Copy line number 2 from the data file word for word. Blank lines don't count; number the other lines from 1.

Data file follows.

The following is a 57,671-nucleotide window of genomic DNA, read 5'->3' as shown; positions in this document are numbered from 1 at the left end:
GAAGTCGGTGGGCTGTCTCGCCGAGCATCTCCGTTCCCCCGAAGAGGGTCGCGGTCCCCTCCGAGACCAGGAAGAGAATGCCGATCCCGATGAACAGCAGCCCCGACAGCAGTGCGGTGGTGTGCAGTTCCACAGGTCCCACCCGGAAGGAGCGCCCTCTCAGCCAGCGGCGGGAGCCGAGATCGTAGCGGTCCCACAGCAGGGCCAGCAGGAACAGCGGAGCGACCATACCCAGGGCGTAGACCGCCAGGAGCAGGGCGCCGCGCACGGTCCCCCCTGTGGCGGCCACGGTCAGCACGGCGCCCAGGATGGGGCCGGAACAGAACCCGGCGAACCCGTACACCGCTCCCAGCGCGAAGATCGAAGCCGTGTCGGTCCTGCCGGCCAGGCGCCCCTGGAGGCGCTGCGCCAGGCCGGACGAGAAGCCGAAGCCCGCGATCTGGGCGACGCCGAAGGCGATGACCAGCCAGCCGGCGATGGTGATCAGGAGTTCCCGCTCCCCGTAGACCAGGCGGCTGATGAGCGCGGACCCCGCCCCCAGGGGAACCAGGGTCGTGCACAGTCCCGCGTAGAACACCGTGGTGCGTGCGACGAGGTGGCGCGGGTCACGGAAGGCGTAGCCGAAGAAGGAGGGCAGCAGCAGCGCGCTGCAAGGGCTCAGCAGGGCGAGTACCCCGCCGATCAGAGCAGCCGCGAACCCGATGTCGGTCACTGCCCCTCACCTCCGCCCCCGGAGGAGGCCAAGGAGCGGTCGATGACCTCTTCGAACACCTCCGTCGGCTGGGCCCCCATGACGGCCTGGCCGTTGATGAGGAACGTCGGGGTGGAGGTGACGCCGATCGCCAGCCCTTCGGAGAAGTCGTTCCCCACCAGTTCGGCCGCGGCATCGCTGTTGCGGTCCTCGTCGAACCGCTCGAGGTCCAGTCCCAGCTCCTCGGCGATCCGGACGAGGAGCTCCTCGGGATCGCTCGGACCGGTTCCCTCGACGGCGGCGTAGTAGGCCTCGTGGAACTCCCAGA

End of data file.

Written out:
GAAGTCGGTGGGCTGTCTCGCCGAGCATCTCCGTTCCCCCGAAGAGGGTCGCGGTCCCCTCCGAGACCAGGAAGAGAATGCCGATCCCGATGAACAGCAGCCCCGACAGCAGTGCGGTGGTGTGCAGTTCCACAGGTCCCACCCGGAAGGAGCGCCCTCTCAGCCAGCGGCGGGAGCCGAGATCGTAGCGGTCCCACAGCAGGGCCAGCAGGAACAGCGGAGCGACCATACCCAGGGCGTAGACCGCCAGGAGCAGGGCGCCGCGCACGGTCCCCCCTGTGGCGGCCACGGTCAGCACGGCGCCCAGGATGGGGCCGGAACAGAACCCGGCGAACCCGTACACCGCTCCCAGCGCGAAGATCGAAGCCGTGTCGGTCCTGCCGGCCAGGCGCCCCTGGAGGCGCTGCGCCAGGCCGGACGAGAAGCCGAAGCCCGCGATCTGGGCGACGCCGAAGGCGATGACCAGCCAGCCGGCGATGGTGATCAGGAGTTCCCGCTCCCCGTAGACCAGGCGGCTGATGAGCGCGGACCCCGCCCCCAGGGGAACCAGGGTCGTGCACAGTCCCGCGTAGAACACCGTGGTGCGTGCGACGAGGTGGCGCGGGTCACGGAAGGCGTAGCCGAAGAAGGAGGGCAGCAGCAGCGCGCTGCAAGGGCTCAGCAGGGCGAGTACCCCGCCGATCAGAGCAGCCGCGAACCCGATGTCGGTCACTGCCCCTCACCTCCGCCCCCGGAGGAGGCCAAGGAGCGGTCGATGACCTCTTCGAACACCTCCGTCGGCTGGGCCCCCATGACGGCCTGGCCGTTGATGAGGAACGTCGGGGTGGAGGTGACGCCGATCGCCAGCCCTTCGGAGAAGTCGTTCCCCACCAGTTCGGCCGCGGCATCGCTGTTGCGGTCCTCGTCGAACCGCTCGAGGTCCAGTCCCAGCTCCTCGGCGATCCGGACGAGGAGCTCCTCGGGATCGCTCGGACCGGTTCCCTCGACGGCGGCGTAGTAGGCCTCGTGGAACTCCCAGA